Zhummel 9MM Planetary

The Zhummels are the lowest cost of the 3 EP's and there are differences in view. The biggest is that there a little softness around the craters. Copernicus valley showed more detail in the Meade and Radian. The FOV is also smaller as the EP is only 55* FOV. The edges are clear and there is no visible astigmatism at the edges. No pincushion or distracting brightness was visible. The color of the Zhummels is neutral, when switching from Radian to Zhummel color wasn't noticeable, but when switching to the Meade, you could see a difference. Eye relief was excellent and its comfort factor was also excellent, no blackouts at all. I would give the Zhummel a B.

Meade 5K 8.8MM UWA

I put in the Meade UWA last. I keep having a love/hate relationship with the EP. The most annoying thing about this EP is that the shroud makes it easy to breathe on it and fog it up. At the beginning it would fog up continuously. Lately I learned to turn my nose to the side and fogging hasn't been an issue. The Meade is also an 82* EP and has the largest FOV with the most magnification. The color is different and seems to me to be cool. I personally like cooler EPs so that is not an issue. There is some minor pincushion, the only way I noticed it was when taking out the Meade and putting in the Radian. Looking through a Meade by itself the pincushion is not noticeable. There was no astigmatism at all on the moon. The views were as clear as the Radians, sharp details, the craters that popped up after the terminator where well defined. The eye relief is very good, but the twist up cap I am not impressed with. Overall I have to give the Meade an A as it had the same view as the Radian with a cooler color and much larger FOV. If the twist up cap could be changed to a soft rubber, I would give it an A+.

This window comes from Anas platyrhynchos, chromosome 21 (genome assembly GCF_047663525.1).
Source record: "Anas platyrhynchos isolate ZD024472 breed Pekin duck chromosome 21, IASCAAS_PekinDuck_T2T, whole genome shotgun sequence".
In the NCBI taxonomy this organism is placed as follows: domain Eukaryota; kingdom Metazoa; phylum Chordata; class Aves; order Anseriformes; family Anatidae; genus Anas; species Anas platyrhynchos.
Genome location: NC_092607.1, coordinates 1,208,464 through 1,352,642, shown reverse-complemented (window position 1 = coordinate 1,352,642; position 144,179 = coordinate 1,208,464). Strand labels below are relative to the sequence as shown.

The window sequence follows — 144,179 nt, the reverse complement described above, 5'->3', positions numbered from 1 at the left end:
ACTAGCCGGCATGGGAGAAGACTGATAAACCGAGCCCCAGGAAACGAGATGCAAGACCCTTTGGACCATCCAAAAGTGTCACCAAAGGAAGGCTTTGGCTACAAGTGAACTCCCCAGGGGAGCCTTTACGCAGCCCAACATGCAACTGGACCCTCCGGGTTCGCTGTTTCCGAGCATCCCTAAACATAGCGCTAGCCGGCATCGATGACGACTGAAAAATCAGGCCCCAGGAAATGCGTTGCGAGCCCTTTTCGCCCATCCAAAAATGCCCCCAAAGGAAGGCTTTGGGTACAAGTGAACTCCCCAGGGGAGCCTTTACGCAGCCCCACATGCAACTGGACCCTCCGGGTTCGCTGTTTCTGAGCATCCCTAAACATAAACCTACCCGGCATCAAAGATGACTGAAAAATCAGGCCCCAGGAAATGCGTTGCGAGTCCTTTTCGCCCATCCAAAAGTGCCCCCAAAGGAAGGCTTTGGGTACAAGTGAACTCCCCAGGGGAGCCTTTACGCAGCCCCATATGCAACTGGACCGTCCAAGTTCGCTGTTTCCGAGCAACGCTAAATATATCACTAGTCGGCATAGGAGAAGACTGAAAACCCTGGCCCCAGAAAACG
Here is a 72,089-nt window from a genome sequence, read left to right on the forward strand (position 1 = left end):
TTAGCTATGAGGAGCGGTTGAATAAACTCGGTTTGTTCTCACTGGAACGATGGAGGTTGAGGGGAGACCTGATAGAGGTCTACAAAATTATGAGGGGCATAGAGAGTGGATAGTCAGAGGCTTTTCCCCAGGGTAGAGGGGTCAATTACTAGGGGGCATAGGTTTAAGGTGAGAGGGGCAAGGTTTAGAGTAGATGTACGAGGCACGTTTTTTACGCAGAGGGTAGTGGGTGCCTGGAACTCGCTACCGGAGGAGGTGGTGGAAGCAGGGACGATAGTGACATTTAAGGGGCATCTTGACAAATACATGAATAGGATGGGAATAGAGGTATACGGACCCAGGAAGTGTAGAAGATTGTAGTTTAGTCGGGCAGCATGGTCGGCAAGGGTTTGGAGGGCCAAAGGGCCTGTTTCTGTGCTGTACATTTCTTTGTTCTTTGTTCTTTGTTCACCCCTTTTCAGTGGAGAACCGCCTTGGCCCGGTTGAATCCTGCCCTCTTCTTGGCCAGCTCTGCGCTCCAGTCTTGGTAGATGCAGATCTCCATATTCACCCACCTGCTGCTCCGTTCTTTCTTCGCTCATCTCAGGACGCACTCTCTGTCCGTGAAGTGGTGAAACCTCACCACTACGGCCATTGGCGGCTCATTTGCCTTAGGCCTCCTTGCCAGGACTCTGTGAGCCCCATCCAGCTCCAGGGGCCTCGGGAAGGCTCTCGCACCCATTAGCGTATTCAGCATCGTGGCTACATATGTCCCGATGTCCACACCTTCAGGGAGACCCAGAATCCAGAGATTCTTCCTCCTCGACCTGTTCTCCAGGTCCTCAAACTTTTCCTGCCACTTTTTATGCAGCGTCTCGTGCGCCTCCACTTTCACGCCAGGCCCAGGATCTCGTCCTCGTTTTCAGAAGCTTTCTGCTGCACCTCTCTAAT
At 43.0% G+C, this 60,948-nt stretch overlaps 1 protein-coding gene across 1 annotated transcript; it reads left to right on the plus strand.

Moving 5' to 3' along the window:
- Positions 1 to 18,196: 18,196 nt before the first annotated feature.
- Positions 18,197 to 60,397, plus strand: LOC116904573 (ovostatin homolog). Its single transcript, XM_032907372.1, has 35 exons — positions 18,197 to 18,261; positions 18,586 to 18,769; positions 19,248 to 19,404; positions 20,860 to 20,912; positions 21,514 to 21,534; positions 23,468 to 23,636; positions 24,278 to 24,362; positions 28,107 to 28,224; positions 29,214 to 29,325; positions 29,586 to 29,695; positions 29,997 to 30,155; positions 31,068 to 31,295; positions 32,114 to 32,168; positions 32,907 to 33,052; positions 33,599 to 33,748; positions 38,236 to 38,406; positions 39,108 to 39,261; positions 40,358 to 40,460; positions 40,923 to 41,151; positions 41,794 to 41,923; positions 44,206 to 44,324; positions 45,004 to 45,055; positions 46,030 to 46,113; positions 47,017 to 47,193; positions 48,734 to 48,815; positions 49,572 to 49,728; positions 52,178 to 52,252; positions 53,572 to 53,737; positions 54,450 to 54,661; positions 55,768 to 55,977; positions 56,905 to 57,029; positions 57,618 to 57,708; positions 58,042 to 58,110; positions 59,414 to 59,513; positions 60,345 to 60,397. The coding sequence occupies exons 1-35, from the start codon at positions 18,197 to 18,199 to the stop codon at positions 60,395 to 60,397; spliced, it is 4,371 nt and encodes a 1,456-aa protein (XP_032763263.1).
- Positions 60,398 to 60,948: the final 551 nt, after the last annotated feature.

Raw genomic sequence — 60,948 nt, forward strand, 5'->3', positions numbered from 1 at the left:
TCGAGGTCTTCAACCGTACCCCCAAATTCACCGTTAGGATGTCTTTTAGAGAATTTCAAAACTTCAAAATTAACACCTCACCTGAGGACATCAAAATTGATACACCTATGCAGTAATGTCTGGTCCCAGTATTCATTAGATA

Next I went to the double cluster (NGC 884).

10 MM Radian

The double cluster was well framed. A nice set of stars was visible and the sky was as dark as can be for a very light polluted location. Stars where sharp to edge. I gave it an A-.